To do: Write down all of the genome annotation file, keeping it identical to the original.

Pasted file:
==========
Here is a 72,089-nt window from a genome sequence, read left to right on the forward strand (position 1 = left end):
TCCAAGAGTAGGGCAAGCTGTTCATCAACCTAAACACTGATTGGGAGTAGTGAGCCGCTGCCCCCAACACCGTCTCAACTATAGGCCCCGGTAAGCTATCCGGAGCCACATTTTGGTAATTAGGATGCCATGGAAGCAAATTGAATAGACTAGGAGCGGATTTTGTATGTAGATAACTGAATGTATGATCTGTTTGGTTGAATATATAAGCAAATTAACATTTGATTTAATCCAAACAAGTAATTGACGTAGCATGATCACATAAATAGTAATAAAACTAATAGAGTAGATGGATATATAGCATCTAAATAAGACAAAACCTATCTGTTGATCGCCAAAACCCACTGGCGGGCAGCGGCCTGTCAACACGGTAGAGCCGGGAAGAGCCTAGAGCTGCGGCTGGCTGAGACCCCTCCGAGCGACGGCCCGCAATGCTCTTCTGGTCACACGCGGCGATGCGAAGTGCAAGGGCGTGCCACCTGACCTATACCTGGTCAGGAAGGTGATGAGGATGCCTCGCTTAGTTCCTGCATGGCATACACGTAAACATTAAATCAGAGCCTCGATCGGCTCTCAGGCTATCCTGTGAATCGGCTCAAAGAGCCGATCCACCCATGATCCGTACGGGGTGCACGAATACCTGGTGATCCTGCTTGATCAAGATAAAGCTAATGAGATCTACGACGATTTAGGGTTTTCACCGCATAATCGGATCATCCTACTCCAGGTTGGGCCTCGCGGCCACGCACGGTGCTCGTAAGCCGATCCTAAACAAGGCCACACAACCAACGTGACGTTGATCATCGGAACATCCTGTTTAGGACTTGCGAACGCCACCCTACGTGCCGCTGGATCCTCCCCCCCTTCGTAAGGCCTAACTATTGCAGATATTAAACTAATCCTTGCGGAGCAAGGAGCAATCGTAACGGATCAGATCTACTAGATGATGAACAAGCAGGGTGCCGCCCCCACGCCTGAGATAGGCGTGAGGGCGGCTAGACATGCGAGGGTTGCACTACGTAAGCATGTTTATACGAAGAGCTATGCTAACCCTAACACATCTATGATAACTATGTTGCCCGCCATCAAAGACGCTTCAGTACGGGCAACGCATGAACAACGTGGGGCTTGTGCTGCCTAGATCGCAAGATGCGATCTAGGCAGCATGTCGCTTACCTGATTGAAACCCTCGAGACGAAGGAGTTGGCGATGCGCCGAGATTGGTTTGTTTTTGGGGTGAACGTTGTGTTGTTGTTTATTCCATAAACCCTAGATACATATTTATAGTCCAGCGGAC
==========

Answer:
Here is a 72,089-nt window from a genome sequence, read left to right on the forward strand (position 1 = left end):
TCCAAGAGTAGGGCAAGCTGTTCATCAACCTAAACACTGATTGGGAGTAGTGAGCCGCTGCCCCCAACACCGTCTCAACTATAGGCCCCGGTAAGCTATCCGGAGCCACATTTTGGTAATTAGGATGCCATGGAAGCAAATTGAATAGACTAGGAGCGGATTTTGTATGTAGATAACTGAATGTATGATCTGTTTGGTTGAATATATAAGCAAATTAACATTTGATTTAATCCAAACAAGTAATTGACGTAGCATGATCACATAAATAGTAATAAAACTAATAGAGTAGATGGATATATAGCATCTAAATAAGACAAAACCTATCTGTTGATCGCCAAAACCCACTGGCGGGCAGCGGCCTGTCAACACGGTAGAGCCGGGAAGAGCCTAGAGCTGCGGCTGGCTGAGACCCCTCCGAGCGACGGCCCGCAATGCTCTTCTGGTCACACGCGGCGATGCGAAGTGCAAGGGCGTGCCACCTGACCTATACCTGGTCAGGAAGGTGATGAGGATGCCTCGCTTAGTTCCTGCATGGCATACACGTAAACATTAAATCAGAGCCTCGATCGGCTCTCAGGCTATCCTGTGAATCGGCTCAAAGAGCCGATCCACCCATGATCCGTACGGGGTGCACGAATACCTGGTGATCCTGCTTGATCAAGATAAAGCTAATGAGATCTACGACGATTTAGGGTTTTCACCGCATAATCGGATCATCCTACTCCAGGTTGGGCCTCGCGGCCACGCACGGTGCTCGTAAGCCGATCCTAAACAAGGCCACACAACCAACGTGACGTTGATCATCGGAACATCCTGTTTAGGACTTGCGAACGCCACCCTACGTGCCGCTGGATCCTCCCCCCCTTCGTAAGGCCTAACTATTGCAGATATTAAACTAATCCTTGCGGAGCAAGGAGCAATCGTAACGGATCAGATCTACTAGATGATGAACAAGCAGGGTGCCGCCCCCACGCCTGAGATAGGCGTGAGGGCGGCTAGACATGCGAGGGTTGCACTACGTAAGCATGTTTATACGAAGAGCTATGCTAACCCTAACACATCTATGATAACTATGTTGCCCGCCATCAAAGACGCTTCAGTACGGGCAACGCATGAACAACGTGGGGCTTGTGCTGCCTAGATCGCAAGATGCGATCTAGGCAGCATGTCGCTTACCTGATTGAAACCCTCGAGACGAAGGAGTTGGCGATGCGCCGAGATTGGTTTGTTTTTGGGGTGAACGTTGTGTTGTTGTTTATTCCATAAACCCTAGATACATATTTATAGTCCAGCGGAC